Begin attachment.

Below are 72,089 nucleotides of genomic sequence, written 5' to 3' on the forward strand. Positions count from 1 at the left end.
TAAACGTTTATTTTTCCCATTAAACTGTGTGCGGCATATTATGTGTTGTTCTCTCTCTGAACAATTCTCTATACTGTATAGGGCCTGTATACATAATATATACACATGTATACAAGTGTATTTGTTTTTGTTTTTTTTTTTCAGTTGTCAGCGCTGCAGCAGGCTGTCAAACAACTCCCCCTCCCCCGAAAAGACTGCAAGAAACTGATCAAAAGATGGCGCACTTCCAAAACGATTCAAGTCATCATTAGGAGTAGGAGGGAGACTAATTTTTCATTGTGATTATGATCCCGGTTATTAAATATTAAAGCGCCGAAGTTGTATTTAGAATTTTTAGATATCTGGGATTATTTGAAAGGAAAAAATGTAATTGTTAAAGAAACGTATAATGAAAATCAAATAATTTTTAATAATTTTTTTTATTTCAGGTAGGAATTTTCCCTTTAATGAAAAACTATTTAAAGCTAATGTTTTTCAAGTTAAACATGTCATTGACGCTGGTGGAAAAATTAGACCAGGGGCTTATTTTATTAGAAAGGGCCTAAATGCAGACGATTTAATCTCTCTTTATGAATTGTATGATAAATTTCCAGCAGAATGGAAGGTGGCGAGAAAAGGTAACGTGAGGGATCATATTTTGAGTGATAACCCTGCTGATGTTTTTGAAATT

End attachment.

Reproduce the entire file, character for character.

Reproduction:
Below are 72,089 nucleotides of genomic sequence, written 5' to 3' on the forward strand. Positions count from 1 at the left end.
TAAACGTTTATTTTTCCCATTAAACTGTGTGCGGCATATTATGTGTTGTTCTCTCTCTGAACAATTCTCTATACTGTATAGGGCCTGTATACATAATATATACACATGTATACAAGTGTATTTGTTTTTGTTTTTTTTTTTCAGTTGTCAGCGCTGCAGCAGGCTGTCAAACAACTCCCCCTCCCCCGAAAAGACTGCAAGAAACTGATCAAAAGATGGCGCACTTCCAAAACGATTCAAGTCATCATTAGGAGTAGGAGGGAGACTAATTTTTCATTGTGATTATGATCCCGGTTATTAAATATTAAAGCGCCGAAGTTGTATTTAGAATTTTTAGATATCTGGGATTATTTGAAAGGAAAAAATGTAATTGTTAAAGAAACGTATAATGAAAATCAAATAATTTTTAATAATTTTTTTTATTTCAGGTAGGAATTTTCCCTTTAATGAAAAACTATTTAAAGCTAATGTTTTTCAAGTTAAACATGTCATTGACGCTGGTGGAAAAATTAGACCAGGGGCTTATTTTATTAGAAAGGGCCTAAATGCAGACGATTTAATCTCTCTTTATGAATTGTATGATAAATTTCCAGCAGAATGGAAGGTGGCGAGAAAAGGTAACGTGAGGGATCATATTTTGAGTGATAACCCTGCTGATGTTTTTGAAATT